These days, the pendulum swings widely when discussing the current state of tourism in Mexico, with some experts remaining relentlessly pessimistic as others express a head-in-the-sand optimism. The truth lies somewhere in the middle, a view taken by many of the participants at the recent Mexico Travel & Real Estate Tele-Symposium. The symposium took on the trio of challenges facing the destination: the spate of media coverage on violent crime in Mexico, the recent swine flu epidemic and the continuing economic recession in the U.S.
“Mexico will come back, but it will take a lot of effort,” said Pat Butler, CEO of Club Acquisition, which has properties in Mazatlan and San Felipe.
Butler noted recent figures from an industry survey showing Mexico hotel occupancy down 50 percent in 2009 and a statement from Rodolfo Elizondo Torres, Mexico’s secretary of tourism, which said that revenues from tourism are down $5 billion for the year.
“Airlines overreacted in cutting flights,” said Alejandro C. Yberri III, CEO of Costa Baja in La Paz and former CMO for Aeromexico. “Those that didn’t cut flights are seeing full flights into Los Cabos. So, those airlines that did cut flights may now have second thoughts.”
“Sophisticated travelers know the geography of Mexico and are aware that the dangerous areas are far from the resort areas,” said Ralph Aruzza, vice president of sales for Rosewood Hotels & Resorts. “But the swine flu warning did create fear in these same sophisticated travelers — although the fear was short-lived, and we’re seeing an uptick in bookings.”
The H1N1 U.S. government warning was lifted on May 15.
Aruzza noted that, in May, Rosewood saw a precipitous fall-off in its Mexico bookings and occupancies were tremendously affected. However, postponed bookings shifted to a later time frame in July and August.
“We forecast a six-month time period for recovery,” said Aruzza. “November and December and 2010 first quarter bookings seem to be as healthy as bookings in 2008.”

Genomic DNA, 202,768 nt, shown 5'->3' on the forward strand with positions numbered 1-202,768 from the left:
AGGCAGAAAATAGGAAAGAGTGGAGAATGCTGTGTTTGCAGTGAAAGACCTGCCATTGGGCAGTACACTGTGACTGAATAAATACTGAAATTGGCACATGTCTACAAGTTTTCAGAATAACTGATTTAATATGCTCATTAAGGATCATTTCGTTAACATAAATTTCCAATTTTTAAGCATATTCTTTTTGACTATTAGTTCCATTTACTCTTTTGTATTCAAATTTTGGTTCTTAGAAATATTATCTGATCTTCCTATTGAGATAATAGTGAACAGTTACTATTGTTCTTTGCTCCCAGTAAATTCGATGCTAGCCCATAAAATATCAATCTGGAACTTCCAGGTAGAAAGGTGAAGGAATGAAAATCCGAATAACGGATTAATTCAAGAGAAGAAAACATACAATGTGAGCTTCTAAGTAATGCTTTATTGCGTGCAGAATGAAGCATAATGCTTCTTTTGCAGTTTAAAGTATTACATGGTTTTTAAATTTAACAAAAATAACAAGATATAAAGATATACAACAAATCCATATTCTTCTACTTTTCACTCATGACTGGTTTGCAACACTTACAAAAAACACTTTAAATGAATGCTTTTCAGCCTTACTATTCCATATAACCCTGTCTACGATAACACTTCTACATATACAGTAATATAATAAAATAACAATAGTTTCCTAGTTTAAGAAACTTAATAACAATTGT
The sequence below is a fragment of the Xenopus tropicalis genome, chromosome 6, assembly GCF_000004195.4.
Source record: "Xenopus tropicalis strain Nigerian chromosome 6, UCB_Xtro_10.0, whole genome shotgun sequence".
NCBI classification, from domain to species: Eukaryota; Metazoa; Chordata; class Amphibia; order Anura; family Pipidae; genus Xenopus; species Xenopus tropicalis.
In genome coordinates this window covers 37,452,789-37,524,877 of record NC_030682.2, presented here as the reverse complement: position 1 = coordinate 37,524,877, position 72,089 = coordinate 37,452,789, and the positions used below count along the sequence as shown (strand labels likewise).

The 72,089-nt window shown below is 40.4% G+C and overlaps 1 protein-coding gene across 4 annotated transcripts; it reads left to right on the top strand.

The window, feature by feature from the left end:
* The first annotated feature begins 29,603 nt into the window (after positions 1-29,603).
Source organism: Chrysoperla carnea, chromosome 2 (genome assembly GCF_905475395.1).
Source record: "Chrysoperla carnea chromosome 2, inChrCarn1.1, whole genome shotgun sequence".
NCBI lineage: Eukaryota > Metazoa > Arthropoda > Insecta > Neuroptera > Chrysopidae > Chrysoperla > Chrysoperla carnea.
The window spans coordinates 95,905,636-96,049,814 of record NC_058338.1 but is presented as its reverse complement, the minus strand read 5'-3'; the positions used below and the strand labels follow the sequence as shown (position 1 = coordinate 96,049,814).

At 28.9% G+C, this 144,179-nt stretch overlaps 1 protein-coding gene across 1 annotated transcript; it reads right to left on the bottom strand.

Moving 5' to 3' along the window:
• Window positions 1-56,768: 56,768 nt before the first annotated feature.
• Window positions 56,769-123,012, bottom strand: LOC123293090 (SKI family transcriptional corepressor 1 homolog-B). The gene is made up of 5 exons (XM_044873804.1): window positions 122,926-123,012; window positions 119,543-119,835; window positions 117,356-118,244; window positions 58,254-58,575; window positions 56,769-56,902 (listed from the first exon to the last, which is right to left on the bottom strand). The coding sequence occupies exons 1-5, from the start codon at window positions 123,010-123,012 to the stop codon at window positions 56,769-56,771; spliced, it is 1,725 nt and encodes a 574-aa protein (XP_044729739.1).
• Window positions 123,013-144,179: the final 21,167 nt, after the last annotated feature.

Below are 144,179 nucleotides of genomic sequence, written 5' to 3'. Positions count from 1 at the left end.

Rosewood manages Las Ventanas al Paraiso Resort in Los Cabos and is currently developing the Artesana Rosewood Residences in San Miguel de Allende.
“Initially the H1N1 influenza outbreak had an immediate and large impact when the travel restrictions were announced,” said Eric Calderon, COO for Auberge Resorts. “Many of our guests postponed their travel immediately, especially for May and June. But thankfully, many rescheduled their travel for late summer. Christmas bookings and fourth-quarter advance bookings are picking up and 2010 will be an improvement over 2009.”
Calderon observed that safety has never been an issue with Auberge, since the resort is in Los Cabos, far from the border violence.
Addressing the economic recession side of the equation, Calderon observed, “The slowdown is slowing down.”
When asked about the benefits of traveling to Mexico at this time, the majority of participants agreed that the destination offers great value, convenient accessibility from the U.S., a wonderful climate and a culture of hospitality that continues to have great appeal for travelers.
“Currently there are incredible fares to Mexico from the airlines,” added Aruzza.
When asked if travel agents can expect Mexico’s hotels and resorts to offer tremendous bargains and promotions, Calderon said there was no doubt about it.
“Absolutely we’ll see promotions,” said Calderon. “We’re holding on to rates and offering added value.”
Calderon also noted that now is an ideal time for potential guests to ask questions about added-value propositions.
“We’re reaching out through our database and to our travel agent partners about added-value offerings,” noted Aruzza.